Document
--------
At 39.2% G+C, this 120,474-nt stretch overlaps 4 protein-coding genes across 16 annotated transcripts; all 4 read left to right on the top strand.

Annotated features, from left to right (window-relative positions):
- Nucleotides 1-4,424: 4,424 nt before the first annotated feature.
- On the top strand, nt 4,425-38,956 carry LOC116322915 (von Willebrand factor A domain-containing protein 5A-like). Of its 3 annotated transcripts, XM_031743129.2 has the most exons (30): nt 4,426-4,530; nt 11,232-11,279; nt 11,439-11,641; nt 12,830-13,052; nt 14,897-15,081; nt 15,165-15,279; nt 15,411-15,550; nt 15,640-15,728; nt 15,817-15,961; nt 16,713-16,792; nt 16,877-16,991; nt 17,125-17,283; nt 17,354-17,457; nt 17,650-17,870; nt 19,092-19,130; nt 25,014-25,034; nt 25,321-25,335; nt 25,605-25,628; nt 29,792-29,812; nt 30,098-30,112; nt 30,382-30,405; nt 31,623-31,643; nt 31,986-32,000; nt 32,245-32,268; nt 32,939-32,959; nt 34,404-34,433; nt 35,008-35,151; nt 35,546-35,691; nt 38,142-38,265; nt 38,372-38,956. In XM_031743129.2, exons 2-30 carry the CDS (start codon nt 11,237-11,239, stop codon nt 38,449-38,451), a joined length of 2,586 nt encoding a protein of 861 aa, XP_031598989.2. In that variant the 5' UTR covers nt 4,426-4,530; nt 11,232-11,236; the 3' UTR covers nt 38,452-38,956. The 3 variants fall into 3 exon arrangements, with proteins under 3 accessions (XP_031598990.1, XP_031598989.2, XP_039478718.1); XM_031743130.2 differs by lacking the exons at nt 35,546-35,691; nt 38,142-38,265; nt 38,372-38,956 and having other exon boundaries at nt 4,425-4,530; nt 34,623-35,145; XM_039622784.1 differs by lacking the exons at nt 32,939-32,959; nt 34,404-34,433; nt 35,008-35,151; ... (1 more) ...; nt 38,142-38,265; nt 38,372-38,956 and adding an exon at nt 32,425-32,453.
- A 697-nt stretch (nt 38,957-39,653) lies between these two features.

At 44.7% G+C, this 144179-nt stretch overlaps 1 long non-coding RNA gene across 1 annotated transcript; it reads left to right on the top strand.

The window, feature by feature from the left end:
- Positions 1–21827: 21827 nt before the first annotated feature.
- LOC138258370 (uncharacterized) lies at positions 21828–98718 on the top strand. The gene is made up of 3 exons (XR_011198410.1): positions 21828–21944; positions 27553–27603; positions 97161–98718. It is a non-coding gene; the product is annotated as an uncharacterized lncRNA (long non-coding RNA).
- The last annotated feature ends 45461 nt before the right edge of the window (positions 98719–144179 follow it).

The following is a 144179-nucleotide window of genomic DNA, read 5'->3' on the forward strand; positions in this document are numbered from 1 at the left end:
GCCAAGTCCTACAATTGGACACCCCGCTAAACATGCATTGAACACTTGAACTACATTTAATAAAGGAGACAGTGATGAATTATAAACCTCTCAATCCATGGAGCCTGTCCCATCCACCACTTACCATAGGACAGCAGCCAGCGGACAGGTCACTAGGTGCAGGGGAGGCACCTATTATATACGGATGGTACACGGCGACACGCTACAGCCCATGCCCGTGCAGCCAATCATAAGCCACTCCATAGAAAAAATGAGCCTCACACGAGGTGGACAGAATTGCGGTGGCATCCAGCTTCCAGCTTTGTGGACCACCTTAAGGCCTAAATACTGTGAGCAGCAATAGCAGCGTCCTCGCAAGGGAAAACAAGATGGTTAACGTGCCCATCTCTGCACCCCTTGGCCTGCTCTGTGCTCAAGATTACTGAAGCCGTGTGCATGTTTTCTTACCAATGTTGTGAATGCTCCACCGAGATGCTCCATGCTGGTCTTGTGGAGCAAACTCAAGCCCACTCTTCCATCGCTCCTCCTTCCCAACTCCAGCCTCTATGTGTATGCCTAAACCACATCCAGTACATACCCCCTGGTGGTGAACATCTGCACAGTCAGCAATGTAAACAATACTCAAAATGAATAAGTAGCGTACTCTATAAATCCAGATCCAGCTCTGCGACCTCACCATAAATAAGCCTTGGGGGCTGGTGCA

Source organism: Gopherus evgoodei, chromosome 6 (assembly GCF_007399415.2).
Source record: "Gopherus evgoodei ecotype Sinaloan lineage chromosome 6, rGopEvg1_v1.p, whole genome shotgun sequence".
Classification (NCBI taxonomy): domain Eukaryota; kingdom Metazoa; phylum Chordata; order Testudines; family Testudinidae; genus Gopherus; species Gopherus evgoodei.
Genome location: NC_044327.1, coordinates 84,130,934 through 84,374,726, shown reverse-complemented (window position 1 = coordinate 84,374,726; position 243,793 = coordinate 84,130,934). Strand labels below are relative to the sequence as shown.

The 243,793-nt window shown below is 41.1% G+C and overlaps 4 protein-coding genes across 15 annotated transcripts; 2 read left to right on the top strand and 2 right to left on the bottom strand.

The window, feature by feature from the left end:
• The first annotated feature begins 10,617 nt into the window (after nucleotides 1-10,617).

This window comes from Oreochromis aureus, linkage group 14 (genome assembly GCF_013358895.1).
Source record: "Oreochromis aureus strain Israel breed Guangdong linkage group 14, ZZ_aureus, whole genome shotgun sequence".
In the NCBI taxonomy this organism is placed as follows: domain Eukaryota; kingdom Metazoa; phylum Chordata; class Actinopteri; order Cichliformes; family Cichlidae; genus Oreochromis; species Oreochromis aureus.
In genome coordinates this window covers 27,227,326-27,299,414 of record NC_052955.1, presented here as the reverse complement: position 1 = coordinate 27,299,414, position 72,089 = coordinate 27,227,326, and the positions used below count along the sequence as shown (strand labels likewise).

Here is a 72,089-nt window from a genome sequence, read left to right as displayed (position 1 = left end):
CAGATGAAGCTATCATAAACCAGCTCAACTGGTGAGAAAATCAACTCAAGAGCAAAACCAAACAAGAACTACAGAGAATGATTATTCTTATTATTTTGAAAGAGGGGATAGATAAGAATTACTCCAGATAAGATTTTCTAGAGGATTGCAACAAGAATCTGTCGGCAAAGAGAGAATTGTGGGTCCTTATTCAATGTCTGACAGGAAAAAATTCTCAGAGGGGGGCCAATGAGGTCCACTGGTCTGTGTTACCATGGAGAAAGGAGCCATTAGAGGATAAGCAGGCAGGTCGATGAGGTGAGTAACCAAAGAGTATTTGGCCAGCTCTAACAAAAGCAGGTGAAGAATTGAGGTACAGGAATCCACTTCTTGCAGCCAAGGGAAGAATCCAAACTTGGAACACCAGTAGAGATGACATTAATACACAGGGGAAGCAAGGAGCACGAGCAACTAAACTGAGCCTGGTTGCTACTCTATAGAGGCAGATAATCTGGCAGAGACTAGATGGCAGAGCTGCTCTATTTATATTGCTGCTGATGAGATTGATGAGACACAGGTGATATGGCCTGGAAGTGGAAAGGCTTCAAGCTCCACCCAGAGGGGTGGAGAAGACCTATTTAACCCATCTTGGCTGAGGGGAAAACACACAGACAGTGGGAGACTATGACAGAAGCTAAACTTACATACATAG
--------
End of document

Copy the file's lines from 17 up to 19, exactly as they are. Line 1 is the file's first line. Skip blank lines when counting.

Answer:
The 243,793-nt window shown below is 41.1% G+C and overlaps 4 protein-coding genes across 15 annotated transcripts; 2 read left to right on the top strand and 2 right to left on the bottom strand.

The window, feature by feature from the left end:
• The first annotated feature begins 10,617 nt into the window (after nucleotides 1-10,617).